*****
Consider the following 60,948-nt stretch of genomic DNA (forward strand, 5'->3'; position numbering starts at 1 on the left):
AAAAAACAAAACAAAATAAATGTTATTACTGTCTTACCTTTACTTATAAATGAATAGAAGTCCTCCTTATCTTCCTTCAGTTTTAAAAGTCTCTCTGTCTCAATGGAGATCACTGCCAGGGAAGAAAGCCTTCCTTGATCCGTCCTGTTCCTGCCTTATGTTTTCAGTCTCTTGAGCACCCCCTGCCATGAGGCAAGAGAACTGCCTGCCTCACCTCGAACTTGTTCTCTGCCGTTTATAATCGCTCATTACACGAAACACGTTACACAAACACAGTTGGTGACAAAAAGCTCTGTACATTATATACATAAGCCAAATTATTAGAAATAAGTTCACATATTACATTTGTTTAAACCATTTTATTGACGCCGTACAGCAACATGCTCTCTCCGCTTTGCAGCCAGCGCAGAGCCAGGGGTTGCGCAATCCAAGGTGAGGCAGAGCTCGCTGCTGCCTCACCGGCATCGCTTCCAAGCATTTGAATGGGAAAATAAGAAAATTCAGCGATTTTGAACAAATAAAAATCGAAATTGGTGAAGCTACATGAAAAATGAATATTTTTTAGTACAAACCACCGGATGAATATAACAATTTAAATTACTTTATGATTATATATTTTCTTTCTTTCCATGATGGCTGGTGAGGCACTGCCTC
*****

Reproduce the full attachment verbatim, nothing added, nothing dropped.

Consider the following 60,948-nt stretch of genomic DNA (forward strand, 5'->3'; position numbering starts at 1 on the left):
AAAAAACAAAACAAAATAAATGTTATTACTGTCTTACCTTTACTTATAAATGAATAGAAGTCCTCCTTATCTTCCTTCAGTTTTAAAAGTCTCTCTGTCTCAATGGAGATCACTGCCAGGGAAGAAAGCCTTCCTTGATCCGTCCTGTTCCTGCCTTATGTTTTCAGTCTCTTGAGCACCCCCTGCCATGAGGCAAGAGAACTGCCTGCCTCACCTCGAACTTGTTCTCTGCCGTTTATAATCGCTCATTACACGAAACACGTTACACAAACACAGTTGGTGACAAAAAGCTCTGTACATTATATACATAAGCCAAATTATTAGAAATAAGTTCACATATTACATTTGTTTAAACCATTTTATTGACGCCGTACAGCAACATGCTCTCTCCGCTTTGCAGCCAGCGCAGAGCCAGGGGTTGCGCAATCCAAGGTGAGGCAGAGCTCGCTGCTGCCTCACCGGCATCGCTTCCAAGCATTTGAATGGGAAAATAAGAAAATTCAGCGATTTTGAACAAATAAAAATCGAAATTGGTGAAGCTACATGAAAAATGAATATTTTTTAGTACAAACCACCGGATGAATATAACAATTTAAATTACTTTATGATTATATATTTTCTTTCTTTCCATGATGGCTGGTGAGGCACTGCCTC